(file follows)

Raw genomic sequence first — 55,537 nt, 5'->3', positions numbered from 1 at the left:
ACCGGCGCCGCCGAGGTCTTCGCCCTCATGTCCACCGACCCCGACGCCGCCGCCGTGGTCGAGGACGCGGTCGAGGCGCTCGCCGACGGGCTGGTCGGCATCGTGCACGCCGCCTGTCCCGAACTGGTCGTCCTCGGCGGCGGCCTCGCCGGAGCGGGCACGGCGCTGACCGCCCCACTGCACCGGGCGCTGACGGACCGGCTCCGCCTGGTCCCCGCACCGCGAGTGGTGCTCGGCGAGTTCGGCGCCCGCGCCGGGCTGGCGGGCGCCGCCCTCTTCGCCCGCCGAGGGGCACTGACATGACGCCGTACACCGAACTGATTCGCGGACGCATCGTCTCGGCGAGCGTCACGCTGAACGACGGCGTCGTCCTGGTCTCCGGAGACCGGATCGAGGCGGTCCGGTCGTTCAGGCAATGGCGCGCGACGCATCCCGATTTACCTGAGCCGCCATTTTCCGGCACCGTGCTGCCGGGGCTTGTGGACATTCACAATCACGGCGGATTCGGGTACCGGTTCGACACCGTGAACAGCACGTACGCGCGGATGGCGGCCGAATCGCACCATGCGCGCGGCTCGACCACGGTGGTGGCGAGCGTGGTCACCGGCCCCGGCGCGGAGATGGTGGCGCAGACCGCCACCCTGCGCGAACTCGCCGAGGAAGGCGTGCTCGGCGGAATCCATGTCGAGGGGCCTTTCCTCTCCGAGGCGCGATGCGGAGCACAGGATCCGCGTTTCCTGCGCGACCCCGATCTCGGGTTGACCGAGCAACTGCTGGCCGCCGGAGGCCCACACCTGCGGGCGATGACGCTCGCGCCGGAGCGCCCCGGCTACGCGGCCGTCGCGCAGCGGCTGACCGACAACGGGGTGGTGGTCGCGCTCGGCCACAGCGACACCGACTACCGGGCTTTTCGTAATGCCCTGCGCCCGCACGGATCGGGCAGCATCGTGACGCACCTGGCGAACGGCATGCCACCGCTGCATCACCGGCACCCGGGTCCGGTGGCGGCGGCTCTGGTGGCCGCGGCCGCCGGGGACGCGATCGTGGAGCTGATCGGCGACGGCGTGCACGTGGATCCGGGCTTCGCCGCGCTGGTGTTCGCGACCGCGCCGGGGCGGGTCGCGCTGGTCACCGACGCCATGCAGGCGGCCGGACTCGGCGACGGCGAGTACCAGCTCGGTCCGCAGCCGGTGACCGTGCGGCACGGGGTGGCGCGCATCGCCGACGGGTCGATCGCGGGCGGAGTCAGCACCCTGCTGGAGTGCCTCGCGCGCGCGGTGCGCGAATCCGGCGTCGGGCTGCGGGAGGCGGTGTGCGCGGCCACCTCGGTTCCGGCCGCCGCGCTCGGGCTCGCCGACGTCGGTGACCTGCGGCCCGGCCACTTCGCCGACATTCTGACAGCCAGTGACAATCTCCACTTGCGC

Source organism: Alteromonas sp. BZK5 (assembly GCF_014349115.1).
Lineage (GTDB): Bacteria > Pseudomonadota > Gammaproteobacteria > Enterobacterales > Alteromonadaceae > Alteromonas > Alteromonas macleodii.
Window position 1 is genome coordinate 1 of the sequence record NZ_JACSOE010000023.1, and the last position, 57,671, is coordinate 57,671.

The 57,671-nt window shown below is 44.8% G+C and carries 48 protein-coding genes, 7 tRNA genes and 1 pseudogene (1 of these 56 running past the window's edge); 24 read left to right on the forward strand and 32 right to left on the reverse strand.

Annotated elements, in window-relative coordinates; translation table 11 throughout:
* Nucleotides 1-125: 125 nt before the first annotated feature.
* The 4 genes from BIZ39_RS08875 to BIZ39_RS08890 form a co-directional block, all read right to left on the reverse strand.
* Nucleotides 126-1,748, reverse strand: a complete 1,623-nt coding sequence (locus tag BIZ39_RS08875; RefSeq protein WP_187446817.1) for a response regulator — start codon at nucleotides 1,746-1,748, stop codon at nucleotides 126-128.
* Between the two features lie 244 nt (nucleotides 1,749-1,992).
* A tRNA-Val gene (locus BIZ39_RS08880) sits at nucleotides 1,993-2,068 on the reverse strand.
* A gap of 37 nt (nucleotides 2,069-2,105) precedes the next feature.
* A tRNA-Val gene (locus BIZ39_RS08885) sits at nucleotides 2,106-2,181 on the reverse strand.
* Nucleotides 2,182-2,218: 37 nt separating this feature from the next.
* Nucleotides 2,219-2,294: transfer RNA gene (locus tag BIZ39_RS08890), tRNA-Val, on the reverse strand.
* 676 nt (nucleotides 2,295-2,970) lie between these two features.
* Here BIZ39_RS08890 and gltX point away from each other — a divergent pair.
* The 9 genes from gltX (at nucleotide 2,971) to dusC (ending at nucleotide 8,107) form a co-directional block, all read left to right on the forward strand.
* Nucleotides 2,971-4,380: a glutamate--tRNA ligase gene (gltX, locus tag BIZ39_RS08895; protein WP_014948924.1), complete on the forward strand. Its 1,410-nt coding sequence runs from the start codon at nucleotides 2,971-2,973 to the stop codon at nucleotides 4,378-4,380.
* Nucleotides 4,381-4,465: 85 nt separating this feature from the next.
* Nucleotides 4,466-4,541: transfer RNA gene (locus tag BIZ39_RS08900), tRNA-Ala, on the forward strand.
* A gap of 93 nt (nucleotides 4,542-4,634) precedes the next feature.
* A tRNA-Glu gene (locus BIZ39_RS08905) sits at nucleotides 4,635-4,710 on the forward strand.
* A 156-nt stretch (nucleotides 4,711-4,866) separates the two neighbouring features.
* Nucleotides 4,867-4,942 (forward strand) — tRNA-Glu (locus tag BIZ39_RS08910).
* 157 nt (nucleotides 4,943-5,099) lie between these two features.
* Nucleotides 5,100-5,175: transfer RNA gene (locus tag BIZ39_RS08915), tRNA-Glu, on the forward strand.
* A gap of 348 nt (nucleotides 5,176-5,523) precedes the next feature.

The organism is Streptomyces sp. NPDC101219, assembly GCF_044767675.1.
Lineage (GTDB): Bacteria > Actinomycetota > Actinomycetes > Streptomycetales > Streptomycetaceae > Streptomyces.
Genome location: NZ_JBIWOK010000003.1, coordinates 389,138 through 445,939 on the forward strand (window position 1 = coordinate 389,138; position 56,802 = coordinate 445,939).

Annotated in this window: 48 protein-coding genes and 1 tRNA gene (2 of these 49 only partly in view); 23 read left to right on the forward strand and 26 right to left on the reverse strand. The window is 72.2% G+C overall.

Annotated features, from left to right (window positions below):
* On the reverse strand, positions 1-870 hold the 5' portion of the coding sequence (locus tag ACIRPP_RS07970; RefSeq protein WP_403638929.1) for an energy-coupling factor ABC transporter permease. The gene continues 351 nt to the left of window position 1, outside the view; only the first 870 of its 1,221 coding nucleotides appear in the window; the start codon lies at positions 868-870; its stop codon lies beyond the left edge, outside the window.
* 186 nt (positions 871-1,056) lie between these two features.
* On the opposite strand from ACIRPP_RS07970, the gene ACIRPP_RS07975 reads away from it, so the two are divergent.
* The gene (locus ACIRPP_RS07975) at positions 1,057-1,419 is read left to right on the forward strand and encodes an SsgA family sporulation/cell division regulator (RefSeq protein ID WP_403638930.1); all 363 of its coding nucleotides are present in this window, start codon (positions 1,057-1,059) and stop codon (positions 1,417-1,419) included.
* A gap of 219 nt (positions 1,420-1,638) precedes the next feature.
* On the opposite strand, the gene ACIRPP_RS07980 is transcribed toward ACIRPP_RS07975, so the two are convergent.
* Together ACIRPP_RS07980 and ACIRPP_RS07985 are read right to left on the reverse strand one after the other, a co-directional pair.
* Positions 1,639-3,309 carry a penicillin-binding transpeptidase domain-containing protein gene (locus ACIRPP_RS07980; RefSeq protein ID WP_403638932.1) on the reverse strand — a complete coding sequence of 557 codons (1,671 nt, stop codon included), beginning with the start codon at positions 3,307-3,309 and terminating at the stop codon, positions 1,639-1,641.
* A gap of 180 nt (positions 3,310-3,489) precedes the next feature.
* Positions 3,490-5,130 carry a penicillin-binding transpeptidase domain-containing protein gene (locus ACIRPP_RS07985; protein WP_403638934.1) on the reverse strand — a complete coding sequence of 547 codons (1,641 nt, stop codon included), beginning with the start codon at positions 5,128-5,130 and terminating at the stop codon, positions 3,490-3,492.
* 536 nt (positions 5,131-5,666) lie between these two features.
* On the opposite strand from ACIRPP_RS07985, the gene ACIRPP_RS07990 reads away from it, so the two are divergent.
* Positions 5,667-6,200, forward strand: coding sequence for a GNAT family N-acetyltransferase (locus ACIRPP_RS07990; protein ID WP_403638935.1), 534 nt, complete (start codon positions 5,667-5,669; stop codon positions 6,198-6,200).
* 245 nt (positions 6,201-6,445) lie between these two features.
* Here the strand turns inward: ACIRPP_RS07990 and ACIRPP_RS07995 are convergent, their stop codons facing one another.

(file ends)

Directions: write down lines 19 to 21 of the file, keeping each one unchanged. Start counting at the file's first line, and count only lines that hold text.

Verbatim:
* The 9 genes from gltX (at nucleotide 2,971) to dusC (ending at nucleotide 8,107) form a co-directional block, all read left to right on the forward strand.
* Nucleotides 2,971-4,380: a glutamate--tRNA ligase gene (gltX, locus tag BIZ39_RS08895; protein WP_014948924.1), complete on the forward strand. Its 1,410-nt coding sequence runs from the start codon at nucleotides 2,971-2,973 to the stop codon at nucleotides 4,378-4,380.
* Nucleotides 4,381-4,465: 85 nt separating this feature from the next.